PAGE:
HAND LEARNING E-NEWSLETTER
4, No. 7
IN THIS ISSUE:
1. OUTDOORS IN NEW ORLEANS
2. LEARNING FROM DIRECT EXPERIENCE
3. ONLINE RESOURCES
1. FHL AT NSTA
We enjoyed wonderful spring weather this year in New Orleans during NSTA’s
National Conference. First Hand Learning presented a day-long Professional
Development Institute (PDI) entitled “Outdoor Learning: A Path to
Science and Inquiry” at the Audubon Zoo, among other workshops.
The beautiful grounds offered a lovely backdrop to view the local and
exotic wildlife, and to develop field guides to the indigenous species
found there in Louisiana.
Participants were diverse; they came from across the country - Hawaii,
Wyoming, and Florida, to name just a few home states – and represented
teachers from kindergarten to high school, as well as science coordinators
and curriculum designers. It was a great opportunity to learn from these
thoughtful and engaged colleagues, as well as from First Hand Learning’s
collaborators who co-facilitated along with FHL staff:
* Mark Baldwin, The Roger Tory Peterson Institute (www.rtpi.org)
* Dr. Wendy Saul, University of Missouri – St. Louis (http://www.umsl.edu/services/cis/facstaff/chair_shopmaker.html)
* Therese Arsenault, Lansing Middle School, Lansing, NY (http://lcsd.k12.ny.us/lms/site/default.asp?1847Nav=|86|&NodeID=86)
Thanks to all who participated in the First Hand Learning NSTA sessions
this year. We were excited to meet so many who are committed to teaching
from direct experience and using the outdoors to enhance their science
inquiry and literacy. We hope to see you next spring in Philadelphia!
To learn more about Outdoor Inquiries® professional development workshops,
2. WHAT IS FIRSTHAND LEARNING?
As a nonprofit company we chose a name that reflected what we believe
in and what we are trying to accomplish; hence, “First Hand Learning”
(FHL). But the company is not the strategy. So what is firsthand learning
and why do we at FHL think it’s so important?
Firsthand learning basically refers to gaining knowledge or understanding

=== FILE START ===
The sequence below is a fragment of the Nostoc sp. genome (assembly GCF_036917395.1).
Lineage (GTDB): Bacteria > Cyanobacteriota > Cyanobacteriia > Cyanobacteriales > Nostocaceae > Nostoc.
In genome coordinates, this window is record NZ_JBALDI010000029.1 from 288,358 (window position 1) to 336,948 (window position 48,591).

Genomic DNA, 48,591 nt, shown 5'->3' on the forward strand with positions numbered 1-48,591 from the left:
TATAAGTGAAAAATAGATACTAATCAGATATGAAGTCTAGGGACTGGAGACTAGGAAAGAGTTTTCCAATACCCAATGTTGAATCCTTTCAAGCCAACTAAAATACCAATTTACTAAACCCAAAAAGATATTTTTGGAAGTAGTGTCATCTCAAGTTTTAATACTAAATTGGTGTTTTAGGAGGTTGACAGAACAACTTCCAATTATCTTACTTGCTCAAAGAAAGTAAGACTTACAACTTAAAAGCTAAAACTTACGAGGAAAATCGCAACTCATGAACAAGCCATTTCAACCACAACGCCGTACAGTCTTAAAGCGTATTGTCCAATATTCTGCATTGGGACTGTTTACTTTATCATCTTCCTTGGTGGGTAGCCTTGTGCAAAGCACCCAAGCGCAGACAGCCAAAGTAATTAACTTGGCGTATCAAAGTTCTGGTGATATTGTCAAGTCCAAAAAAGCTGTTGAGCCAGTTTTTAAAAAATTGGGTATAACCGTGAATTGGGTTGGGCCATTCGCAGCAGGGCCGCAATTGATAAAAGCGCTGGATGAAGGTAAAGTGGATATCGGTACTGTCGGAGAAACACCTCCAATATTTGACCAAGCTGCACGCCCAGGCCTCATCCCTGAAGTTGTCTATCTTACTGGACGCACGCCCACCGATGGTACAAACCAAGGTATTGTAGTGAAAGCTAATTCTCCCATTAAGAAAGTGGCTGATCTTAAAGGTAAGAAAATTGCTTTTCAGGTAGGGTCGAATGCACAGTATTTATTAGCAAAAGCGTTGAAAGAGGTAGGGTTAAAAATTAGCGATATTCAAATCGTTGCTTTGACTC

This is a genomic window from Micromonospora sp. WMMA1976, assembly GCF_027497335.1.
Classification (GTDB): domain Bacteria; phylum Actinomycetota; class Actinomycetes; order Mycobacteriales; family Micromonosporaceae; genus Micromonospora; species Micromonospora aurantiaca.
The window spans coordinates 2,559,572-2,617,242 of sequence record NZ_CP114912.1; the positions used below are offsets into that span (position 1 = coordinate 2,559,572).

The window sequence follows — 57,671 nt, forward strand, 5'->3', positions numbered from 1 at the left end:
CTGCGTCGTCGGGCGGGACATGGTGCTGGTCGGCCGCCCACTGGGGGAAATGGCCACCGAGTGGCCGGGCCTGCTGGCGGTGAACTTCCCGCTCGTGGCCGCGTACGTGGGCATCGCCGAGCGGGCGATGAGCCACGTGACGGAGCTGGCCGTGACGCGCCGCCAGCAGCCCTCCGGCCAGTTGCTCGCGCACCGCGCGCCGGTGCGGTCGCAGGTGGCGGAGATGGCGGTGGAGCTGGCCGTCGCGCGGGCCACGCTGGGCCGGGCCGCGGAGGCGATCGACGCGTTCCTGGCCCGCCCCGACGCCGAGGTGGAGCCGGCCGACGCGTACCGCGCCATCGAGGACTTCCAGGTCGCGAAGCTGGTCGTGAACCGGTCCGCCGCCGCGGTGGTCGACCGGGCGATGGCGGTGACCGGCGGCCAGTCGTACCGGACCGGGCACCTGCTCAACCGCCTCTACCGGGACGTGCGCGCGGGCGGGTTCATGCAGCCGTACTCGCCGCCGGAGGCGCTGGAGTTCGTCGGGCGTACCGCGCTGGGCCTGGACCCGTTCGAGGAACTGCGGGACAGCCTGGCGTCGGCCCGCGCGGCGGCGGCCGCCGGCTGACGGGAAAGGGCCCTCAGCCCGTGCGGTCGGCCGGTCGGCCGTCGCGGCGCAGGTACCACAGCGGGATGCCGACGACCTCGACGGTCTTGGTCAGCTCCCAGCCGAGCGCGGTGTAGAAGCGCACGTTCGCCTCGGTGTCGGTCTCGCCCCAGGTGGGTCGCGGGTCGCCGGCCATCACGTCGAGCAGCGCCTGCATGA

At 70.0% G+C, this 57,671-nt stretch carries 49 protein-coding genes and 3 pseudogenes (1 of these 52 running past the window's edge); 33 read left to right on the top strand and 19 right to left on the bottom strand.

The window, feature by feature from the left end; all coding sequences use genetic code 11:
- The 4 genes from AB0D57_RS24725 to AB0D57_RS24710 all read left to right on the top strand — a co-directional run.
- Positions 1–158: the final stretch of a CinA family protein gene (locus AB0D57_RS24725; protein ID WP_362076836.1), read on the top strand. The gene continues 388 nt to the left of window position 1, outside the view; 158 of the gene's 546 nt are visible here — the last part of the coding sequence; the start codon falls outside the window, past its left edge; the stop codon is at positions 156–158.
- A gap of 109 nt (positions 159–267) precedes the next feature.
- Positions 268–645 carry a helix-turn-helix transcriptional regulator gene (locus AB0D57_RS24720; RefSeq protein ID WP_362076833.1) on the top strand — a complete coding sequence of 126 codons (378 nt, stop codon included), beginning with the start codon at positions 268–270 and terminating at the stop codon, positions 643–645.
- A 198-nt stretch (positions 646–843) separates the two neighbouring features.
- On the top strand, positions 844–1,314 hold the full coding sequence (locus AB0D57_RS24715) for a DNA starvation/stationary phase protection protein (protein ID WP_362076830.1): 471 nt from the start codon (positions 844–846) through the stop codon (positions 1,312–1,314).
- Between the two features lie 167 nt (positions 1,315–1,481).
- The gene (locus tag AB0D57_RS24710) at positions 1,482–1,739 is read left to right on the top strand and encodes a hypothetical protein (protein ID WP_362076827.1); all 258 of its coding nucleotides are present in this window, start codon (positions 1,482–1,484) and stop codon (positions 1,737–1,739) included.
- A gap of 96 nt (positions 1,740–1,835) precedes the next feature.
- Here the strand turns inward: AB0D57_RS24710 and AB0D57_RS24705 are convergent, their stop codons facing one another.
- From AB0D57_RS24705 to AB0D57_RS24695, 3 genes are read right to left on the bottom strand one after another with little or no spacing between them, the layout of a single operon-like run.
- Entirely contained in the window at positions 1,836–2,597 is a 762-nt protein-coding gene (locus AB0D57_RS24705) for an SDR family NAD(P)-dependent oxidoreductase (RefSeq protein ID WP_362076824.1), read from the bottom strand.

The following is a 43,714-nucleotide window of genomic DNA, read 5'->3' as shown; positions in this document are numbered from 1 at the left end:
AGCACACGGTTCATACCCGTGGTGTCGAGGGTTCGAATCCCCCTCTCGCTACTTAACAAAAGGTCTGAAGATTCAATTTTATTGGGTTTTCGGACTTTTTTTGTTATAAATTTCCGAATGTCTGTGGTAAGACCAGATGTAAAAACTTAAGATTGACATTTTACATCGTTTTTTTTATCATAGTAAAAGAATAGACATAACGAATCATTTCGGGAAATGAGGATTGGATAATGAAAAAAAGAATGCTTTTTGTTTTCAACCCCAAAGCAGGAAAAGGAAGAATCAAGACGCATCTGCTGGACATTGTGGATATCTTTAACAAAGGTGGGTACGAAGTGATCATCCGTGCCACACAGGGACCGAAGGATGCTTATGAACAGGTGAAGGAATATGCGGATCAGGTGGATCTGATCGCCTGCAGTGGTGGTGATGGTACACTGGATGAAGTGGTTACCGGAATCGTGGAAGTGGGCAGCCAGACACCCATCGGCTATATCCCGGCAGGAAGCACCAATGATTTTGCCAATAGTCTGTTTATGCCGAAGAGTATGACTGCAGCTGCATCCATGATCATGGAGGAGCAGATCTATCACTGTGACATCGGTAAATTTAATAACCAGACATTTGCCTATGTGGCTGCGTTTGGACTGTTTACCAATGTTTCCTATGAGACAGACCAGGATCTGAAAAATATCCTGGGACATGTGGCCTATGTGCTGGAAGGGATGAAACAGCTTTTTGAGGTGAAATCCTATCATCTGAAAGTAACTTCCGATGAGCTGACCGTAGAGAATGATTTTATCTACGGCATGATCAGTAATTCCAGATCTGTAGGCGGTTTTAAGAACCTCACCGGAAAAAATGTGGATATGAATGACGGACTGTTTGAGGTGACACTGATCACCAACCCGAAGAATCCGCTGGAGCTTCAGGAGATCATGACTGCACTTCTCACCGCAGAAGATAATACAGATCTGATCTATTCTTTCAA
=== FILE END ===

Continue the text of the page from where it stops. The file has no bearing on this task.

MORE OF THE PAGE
through direct, personal experience.
Firsthand learning empowers people by providing them with opportunities
to figure things out for themselves, to believe in the analytical abilities
of their own minds, and to connect with the world around them.
Firsthand learning arises from the learner's innate curiosity and the
desire to investigate real phenomena. It requires close engagement with
the immediate environment.
Firsthand learning generates questions that focus subsequent investigations.
It invites learners to gather and record their observations, to analyze
and interpret them, and to arrive at provisional answers.
Firsthand learning involves communication of the results of this investigative
process. Sharing evidence and discussing findings with others underscores
that learning is a social process.
Would you like some real-world examples of this sort of real-world learning?
3. FIRSTHAND LEARNING ON THE WEB
Firsthand learning has a lot in common with the scientific process we
call “inquiry” and can be considered a subset of it. Here
is a variety of different resources, all demonstrating, in one way or
another, learning through direct experience.
Some great real-world examples come, of course, from professional scientists
as they seek to learn more about the natural world:
* Firsthand observation sometimes requires inspired methods for answering